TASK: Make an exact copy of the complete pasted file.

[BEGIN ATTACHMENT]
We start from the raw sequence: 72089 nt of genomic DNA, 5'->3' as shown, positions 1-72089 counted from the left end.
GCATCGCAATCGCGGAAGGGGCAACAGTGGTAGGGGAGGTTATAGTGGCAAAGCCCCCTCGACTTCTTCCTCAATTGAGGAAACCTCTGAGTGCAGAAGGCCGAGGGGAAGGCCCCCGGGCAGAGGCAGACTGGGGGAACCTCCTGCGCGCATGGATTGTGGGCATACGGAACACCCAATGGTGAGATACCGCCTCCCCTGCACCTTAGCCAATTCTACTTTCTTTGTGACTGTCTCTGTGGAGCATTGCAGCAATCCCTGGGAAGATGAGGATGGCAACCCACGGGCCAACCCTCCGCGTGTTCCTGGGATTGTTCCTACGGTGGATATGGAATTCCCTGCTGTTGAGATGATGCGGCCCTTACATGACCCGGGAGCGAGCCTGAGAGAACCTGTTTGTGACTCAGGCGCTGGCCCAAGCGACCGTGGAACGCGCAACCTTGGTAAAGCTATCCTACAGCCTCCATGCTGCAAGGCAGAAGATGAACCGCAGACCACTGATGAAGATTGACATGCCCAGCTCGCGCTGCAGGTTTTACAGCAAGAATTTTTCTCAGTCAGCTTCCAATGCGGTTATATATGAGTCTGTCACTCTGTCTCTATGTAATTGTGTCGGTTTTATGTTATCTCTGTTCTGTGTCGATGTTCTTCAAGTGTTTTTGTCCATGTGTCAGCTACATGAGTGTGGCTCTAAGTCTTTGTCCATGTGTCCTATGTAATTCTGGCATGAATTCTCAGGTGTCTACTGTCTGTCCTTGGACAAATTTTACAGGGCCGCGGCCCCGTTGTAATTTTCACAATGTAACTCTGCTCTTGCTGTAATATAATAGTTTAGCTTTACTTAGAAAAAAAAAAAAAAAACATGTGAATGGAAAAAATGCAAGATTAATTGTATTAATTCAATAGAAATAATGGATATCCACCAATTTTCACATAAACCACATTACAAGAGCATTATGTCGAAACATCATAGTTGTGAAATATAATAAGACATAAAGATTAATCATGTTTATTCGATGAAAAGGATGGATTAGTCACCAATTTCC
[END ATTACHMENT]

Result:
We start from the raw sequence: 72089 nt of genomic DNA, 5'->3' as shown, positions 1-72089 counted from the left end.
GCATCGCAATCGCGGAAGGGGCAACAGTGGTAGGGGAGGTTATAGTGGCAAAGCCCCCTCGACTTCTTCCTCAATTGAGGAAACCTCTGAGTGCAGAAGGCCGAGGGGAAGGCCCCCGGGCAGAGGCAGACTGGGGGAACCTCCTGCGCGCATGGATTGTGGGCATACGGAACACCCAATGGTGAGATACCGCCTCCCCTGCACCTTAGCCAATTCTACTTTCTTTGTGACTGTCTCTGTGGAGCATTGCAGCAATCCCTGGGAAGATGAGGATGGCAACCCACGGGCCAACCCTCCGCGTGTTCCTGGGATTGTTCCTACGGTGGATATGGAATTCCCTGCTGTTGAGATGATGCGGCCCTTACATGACCCGGGAGCGAGCCTGAGAGAACCTGTTTGTGACTCAGGCGCTGGCCCAAGCGACCGTGGAACGCGCAACCTTGGTAAAGCTATCCTACAGCCTCCATGCTGCAAGGCAGAAGATGAACCGCAGACCACTGATGAAGATTGACATGCCCAGCTCGCGCTGCAGGTTTTACAGCAAGAATTTTTCTCAGTCAGCTTCCAATGCGGTTATATATGAGTCTGTCACTCTGTCTCTATGTAATTGTGTCGGTTTTATGTTATCTCTGTTCTGTGTCGATGTTCTTCAAGTGTTTTTGTCCATGTGTCAGCTACATGAGTGTGGCTCTAAGTCTTTGTCCATGTGTCCTATGTAATTCTGGCATGAATTCTCAGGTGTCTACTGTCTGTCCTTGGACAAATTTTACAGGGCCGCGGCCCCGTTGTAATTTTCACAATGTAACTCTGCTCTTGCTGTAATATAATAGTTTAGCTTTACTTAGAAAAAAAAAAAAAAAACATGTGAATGGAAAAAATGCAAGATTAATTGTATTAATTCAATAGAAATAATGGATATCCACCAATTTTCACATAAACCACATTACAAGAGCATTATGTCGAAACATCATAGTTGTGAAATATAATAAGACATAAAGATTAATCATGTTTATTCGATGAAAAGGATGGATTAGTCACCAATTTCC